For those of us who slightly worship Delia Smith, those of us whose copy of her Complete Cookery Course is so battered and stained it might be a medieval relic, the last couple of years have tested our devotion. I refer not so much to the occasional histrionic outbursts at Carrow Road, home of her beloved Norwich City FC, but more to her astonishingly ill-conceived 2008 TV series on cheating at cooking.
In that series, you will recall with a shudder, Delia advocated the use of tinned mince and frozen mashed potato to make a shepherd's pie, among other culinary blasphemies. Indeed, it was all so weird that I have a theory that the whole thing was a gigantic mickey-take, as if Delia had tired of her image as mother hen to the nation, and had decided to put out the biggest imaginable load of nonsense to find out if people would take it seriously. It was like Eric Clapton making a new album playing only the kazoo, or Eddie Izzard going on tour telling only knock-knock jokes: a provocative test to see whether her reputation was strong enough to survive.
Delia Through the Decades shows that, unequivocally, it has. Not many people get a career retrospective in the form of a five-part primetime series on terrestrial telly, and while famous cooks raise digits at one another all the time, not many of them get only thumbs up, rather than two fingers. Here, Nigella Lawson summed up Delia's appeal nicely: "She's like a home-economics teacher who wants her class to do better." A home- economics teacher who had a funny turn a couple of years ago but is now back in full control of her spatula and her sieve.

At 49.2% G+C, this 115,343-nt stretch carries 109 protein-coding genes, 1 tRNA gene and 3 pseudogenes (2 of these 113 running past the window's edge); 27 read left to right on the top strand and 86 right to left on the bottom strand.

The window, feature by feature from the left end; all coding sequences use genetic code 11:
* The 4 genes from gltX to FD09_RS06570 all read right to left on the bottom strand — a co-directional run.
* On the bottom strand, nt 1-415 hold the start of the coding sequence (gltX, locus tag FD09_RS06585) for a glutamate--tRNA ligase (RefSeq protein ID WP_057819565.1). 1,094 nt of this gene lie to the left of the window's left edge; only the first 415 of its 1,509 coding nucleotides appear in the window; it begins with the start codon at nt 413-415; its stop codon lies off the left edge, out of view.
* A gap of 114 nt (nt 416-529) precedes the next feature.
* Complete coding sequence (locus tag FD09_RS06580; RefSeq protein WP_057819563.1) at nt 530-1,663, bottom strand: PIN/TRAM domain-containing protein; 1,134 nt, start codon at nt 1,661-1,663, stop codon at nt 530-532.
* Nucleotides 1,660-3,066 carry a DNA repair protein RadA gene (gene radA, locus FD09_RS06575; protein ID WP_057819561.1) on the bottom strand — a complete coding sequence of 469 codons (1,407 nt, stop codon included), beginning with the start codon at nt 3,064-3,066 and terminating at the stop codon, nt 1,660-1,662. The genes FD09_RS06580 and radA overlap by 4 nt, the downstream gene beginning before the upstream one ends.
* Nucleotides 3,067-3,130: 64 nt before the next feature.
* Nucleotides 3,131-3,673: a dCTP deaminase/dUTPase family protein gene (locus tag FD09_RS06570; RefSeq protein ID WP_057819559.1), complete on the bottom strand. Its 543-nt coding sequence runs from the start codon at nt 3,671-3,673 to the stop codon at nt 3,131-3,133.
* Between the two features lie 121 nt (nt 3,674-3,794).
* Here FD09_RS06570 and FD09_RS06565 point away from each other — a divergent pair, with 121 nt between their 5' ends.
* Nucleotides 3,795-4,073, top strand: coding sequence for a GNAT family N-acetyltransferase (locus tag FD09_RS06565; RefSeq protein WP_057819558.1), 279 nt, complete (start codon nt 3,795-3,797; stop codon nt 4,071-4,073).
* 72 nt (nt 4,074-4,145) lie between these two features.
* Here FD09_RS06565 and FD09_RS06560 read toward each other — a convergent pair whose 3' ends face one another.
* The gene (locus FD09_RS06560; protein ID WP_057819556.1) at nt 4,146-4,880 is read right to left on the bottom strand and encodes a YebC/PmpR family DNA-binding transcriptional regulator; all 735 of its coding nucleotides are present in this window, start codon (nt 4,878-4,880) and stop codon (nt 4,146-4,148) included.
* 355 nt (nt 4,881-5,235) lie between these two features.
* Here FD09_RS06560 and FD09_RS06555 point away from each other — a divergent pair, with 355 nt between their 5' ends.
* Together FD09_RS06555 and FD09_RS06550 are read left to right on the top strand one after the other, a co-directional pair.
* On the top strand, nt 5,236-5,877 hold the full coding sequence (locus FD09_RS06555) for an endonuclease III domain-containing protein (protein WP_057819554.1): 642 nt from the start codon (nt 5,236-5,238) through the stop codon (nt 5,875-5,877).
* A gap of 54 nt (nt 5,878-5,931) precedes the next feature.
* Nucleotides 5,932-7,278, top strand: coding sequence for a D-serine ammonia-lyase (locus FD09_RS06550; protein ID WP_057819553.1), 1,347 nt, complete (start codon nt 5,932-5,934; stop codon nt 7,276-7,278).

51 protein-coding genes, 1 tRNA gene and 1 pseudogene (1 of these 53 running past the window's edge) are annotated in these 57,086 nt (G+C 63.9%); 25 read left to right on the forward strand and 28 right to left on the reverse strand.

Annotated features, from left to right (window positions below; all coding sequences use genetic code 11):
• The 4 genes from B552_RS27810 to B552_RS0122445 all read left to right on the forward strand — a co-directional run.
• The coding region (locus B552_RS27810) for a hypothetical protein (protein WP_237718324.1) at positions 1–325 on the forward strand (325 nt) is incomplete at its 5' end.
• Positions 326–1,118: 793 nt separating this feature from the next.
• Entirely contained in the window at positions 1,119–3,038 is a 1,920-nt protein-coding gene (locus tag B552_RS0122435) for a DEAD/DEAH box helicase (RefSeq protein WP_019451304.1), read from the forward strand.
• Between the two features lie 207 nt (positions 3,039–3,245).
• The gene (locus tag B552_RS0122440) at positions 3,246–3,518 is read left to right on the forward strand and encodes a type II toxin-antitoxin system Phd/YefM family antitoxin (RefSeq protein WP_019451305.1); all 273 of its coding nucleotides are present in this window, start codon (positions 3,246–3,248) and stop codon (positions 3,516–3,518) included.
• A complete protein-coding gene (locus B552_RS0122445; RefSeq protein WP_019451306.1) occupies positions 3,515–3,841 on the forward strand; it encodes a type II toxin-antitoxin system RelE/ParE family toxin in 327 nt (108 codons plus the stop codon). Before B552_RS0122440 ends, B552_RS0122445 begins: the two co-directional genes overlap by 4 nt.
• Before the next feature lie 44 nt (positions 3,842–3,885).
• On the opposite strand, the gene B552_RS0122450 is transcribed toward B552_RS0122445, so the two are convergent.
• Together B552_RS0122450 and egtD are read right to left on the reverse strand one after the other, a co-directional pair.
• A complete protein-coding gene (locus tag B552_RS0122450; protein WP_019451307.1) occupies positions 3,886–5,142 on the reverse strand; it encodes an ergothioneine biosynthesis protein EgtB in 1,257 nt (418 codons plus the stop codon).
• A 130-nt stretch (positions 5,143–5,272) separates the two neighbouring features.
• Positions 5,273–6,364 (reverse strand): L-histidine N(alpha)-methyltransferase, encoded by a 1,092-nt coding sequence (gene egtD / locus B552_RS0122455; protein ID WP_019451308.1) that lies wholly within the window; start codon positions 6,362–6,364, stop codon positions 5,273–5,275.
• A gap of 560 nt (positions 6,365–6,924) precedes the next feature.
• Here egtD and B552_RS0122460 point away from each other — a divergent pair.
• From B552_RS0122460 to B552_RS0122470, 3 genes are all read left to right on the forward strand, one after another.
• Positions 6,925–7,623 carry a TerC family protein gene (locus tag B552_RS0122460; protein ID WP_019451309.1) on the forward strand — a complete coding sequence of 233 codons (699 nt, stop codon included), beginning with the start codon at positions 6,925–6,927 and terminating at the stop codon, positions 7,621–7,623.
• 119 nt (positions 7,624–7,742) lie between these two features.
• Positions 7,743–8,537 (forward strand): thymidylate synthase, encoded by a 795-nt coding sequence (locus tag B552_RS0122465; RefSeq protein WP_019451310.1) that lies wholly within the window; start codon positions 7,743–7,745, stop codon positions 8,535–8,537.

It was in the early 1970s that Delia – waved off by her secondary-school headmistress with "if you'd worked a bit harder you could have been a secretary" – emerged as an unlikely TV star. At the start, we embraced her because she was the antithesis of the ghastly Fanny Cradock, but her remarkable longevity, as this programme showed, owes something to her resolutely unfashionable style. She doesn't date because she wasn't all that modern in the first place. If Nigella makes love to the camera, and Jamie Oliver treats it as his best mate, for Delia it's always been more like the vicar, to be treated with genteel formality. I remember a wonderful comedy sketch in which Ronni Ancona portrayed Delia as an embittered old lush, as the Nigellas, Jamies and Ainsleys took centre-stage. "You'll all come back to me in the end," she slurred. And we have.
All the finest comedy is based on a slightly tweaked version of the truth, and Glee is another good example. I know we only get the best of American TV over here, but even so, most of the invention and originality currently seems to be travelling across the Atlantic from west to east. Later this month, praise be, comes series three of Mad Men. Meanwhile, last week saw the start of Nurse Jackie, Scrubs on amphetamines, and Glee is High School Musical on steroids, a beautifully judged parody of all those shows in which the most muscular jock dates the prettiest cheerleader.
Glee revolves around the singing group at William McKinley High in Anytown, Ohio, which is run by an idealistic modern-languages teacher, Mr Schuester (Matthew Morrison). Practically every character is a cliché – the bullying games teacher, the picked-on camp kid, the budget-fixated head – but then that's the whole point, and it's written, performed and directed with the same zest as if it were all in earnest. My 14-year-old son didn't like it much, but that's because he's too young to see it for the pastiche that, gloriously, it is.